Unfortunately, there are unique challenges if you have been diagnosed with both fibromyalgia and a primary headache disorder—especially chronic or transformed migraine. Patients may tend to experience a higher number of pain flares (approximately 20 per month) and were recorded as averaging 19 migraine attacks per month. For context, 15 migraine days per month fulfills the diagnostic criteria for chronicity. In addition, chronic migraine appears to have a direct influence on fibromyalgia flares, with 87% occurring within 12 hours of a migraine attack.3 This may mean that migraine acts as an independent ‘trigger’ for fibromyalgia. Although general pain levels are comparable, one small study did show worsening headache severity when both chronic migraine and fibromyalgia were present.4Theraspecs
It seems fibromyalgia does not play well with migraine disease Either. Because in both there is photophobia. 63% of people with fibromyalgia said they had photophobia between migraine attacks and 97% believed light was a trigger itself. (Count me in on both those stats) (Theraspecs)
Depression and anxiety
We saw in the studies mentioned about this is an issue with the migraine and fibromyalgia combo.
With depression and a headache disorder, Depression is seen in 46% and Anxiety in 39%
And this means that treatment is complex. It is not just treating the headache disorder And the fibromyalgia, which is complex enough, it is also managing and treating comorbid mental illness issues. I know I have Major Depressive Disorder and I can say this combination of chronic migraine, fibromyalgia and depression is brutal and difficult to manage and treat. It has to be tackled all at the same time I find, for it to be effective. And for that, I needed to go to the pain clinic where I could see a psychologist, a psychiatrist, their pain specialist and take part in their programs.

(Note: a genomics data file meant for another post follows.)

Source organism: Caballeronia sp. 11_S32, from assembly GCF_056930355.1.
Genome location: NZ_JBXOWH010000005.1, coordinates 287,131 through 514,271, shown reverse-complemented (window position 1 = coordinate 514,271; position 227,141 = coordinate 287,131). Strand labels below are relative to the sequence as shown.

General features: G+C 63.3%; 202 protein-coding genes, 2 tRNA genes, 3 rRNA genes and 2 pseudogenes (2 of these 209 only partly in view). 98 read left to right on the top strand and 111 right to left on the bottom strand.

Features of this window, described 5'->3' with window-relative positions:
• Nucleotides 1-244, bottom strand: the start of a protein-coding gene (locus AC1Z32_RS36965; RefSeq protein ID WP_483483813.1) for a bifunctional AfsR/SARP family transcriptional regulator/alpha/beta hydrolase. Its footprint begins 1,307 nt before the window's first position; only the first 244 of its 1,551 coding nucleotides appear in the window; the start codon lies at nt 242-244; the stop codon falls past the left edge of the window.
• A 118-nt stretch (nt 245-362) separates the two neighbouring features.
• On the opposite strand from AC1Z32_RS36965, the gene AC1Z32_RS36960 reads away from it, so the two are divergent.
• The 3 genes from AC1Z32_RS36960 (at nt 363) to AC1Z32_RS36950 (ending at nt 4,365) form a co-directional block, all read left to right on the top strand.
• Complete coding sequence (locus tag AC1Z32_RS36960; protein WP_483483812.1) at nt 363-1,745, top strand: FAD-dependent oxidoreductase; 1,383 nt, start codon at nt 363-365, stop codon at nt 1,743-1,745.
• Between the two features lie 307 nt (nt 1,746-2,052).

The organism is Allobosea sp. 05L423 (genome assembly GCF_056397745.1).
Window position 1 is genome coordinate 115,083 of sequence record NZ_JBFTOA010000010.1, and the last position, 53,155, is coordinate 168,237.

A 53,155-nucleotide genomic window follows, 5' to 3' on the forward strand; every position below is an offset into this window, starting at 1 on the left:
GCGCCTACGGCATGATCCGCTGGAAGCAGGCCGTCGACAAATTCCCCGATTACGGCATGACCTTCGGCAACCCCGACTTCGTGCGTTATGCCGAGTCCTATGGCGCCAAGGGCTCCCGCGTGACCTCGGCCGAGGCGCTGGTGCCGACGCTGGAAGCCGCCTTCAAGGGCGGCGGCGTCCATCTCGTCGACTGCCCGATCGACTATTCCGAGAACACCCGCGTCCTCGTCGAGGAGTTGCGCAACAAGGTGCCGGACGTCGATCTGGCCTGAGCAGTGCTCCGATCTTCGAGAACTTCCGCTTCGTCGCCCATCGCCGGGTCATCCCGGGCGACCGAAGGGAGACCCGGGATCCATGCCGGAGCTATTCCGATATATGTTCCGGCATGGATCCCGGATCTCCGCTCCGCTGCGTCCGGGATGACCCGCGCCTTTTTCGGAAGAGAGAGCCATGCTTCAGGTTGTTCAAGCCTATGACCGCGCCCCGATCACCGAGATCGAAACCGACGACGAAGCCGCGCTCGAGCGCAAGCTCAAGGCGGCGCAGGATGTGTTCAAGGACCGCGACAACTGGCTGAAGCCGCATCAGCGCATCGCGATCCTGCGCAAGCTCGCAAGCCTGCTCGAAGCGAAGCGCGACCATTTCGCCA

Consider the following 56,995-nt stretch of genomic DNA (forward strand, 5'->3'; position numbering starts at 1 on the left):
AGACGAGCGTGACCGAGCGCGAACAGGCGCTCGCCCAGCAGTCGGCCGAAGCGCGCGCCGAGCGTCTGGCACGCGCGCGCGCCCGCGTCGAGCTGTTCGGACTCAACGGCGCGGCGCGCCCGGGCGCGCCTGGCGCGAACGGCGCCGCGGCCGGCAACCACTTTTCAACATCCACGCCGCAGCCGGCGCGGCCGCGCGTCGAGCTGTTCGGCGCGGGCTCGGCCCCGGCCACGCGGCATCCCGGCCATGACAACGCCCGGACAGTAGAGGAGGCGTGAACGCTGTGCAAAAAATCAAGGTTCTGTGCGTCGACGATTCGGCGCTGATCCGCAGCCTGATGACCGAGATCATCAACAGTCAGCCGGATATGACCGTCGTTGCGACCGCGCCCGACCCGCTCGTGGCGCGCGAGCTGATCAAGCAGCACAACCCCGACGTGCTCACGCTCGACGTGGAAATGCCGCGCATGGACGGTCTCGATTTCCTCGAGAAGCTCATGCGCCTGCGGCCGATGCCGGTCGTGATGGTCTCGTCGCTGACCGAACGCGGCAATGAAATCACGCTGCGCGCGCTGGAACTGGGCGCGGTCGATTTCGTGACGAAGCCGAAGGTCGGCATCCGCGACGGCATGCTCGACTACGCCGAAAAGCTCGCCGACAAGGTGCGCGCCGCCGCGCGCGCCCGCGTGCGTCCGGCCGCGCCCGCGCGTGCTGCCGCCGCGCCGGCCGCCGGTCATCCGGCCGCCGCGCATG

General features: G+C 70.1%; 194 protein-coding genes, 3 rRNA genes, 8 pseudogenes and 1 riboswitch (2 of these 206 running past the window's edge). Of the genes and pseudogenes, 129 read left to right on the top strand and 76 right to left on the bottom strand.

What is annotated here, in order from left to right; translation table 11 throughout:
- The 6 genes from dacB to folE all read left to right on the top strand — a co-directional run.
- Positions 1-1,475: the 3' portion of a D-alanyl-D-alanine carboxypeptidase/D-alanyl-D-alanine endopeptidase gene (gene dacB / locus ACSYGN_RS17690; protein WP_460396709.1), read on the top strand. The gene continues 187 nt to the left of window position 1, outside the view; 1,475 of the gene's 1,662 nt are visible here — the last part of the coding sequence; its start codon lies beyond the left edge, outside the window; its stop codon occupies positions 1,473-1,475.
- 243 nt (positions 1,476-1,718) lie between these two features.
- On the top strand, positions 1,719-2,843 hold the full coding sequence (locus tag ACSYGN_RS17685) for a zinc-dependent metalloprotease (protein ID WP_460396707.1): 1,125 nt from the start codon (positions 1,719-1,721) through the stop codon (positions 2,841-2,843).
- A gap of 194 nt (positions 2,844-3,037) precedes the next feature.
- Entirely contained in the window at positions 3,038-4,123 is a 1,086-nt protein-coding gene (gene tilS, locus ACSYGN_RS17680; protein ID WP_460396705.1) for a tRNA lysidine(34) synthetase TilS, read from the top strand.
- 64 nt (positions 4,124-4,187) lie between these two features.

Co-morbidity between fibromyalgia and migraine involves heightened somatic hyperalgesia compared to one condition only. Increased migraine frequency – with shift towards chronicity – enhances both hyperalgesia and spontaneous FMS pain, which is reversed by effective migraine prophylaxis. These results suggest different levels of central sensitization in patients with migraine, fibromyalgia or both conditions and a role for migraine as a triggering factor for FMS.Study
Hyperalgesia is an abnormal sensitivity to pain is a key feature of fibromyalgia but this study shows that both conditions’ sensitivity to pain interacts triggering fibromyalgia.
Either way, we can see the similarities between the two conditions such that they feed of each other worsening each other in various ways. This not only increases disability but also complicates treatment. However, some medications used for fibromyalgia are also used for migraine prevention so there can be an overlap in treatment when it comes to medication. Not to mention some de-stressing techniques like meditation and yoga can assist with both.
I found it best to tackle the fibromyalgia, migraine, depression ball of hell in one lump sum of treatment. It took time and therapy and medication but it improved my quality of life and coping skills. However, I have never had much luck with migraine prevention treatment and have been told I am non-responsive to the medication. I wonder how many others with this combo have the same issue. That the complexity of these two conditions feeding off each other and increasing the intensity makes one less responsive to treatment. So I have found more benefit in managing my depression with therapy and medication. Improving my coping skills. Decreasing work… until I became disabled by further health issues. And just trying to manage the pain as best I could since it didn’t seem to be going anywhere.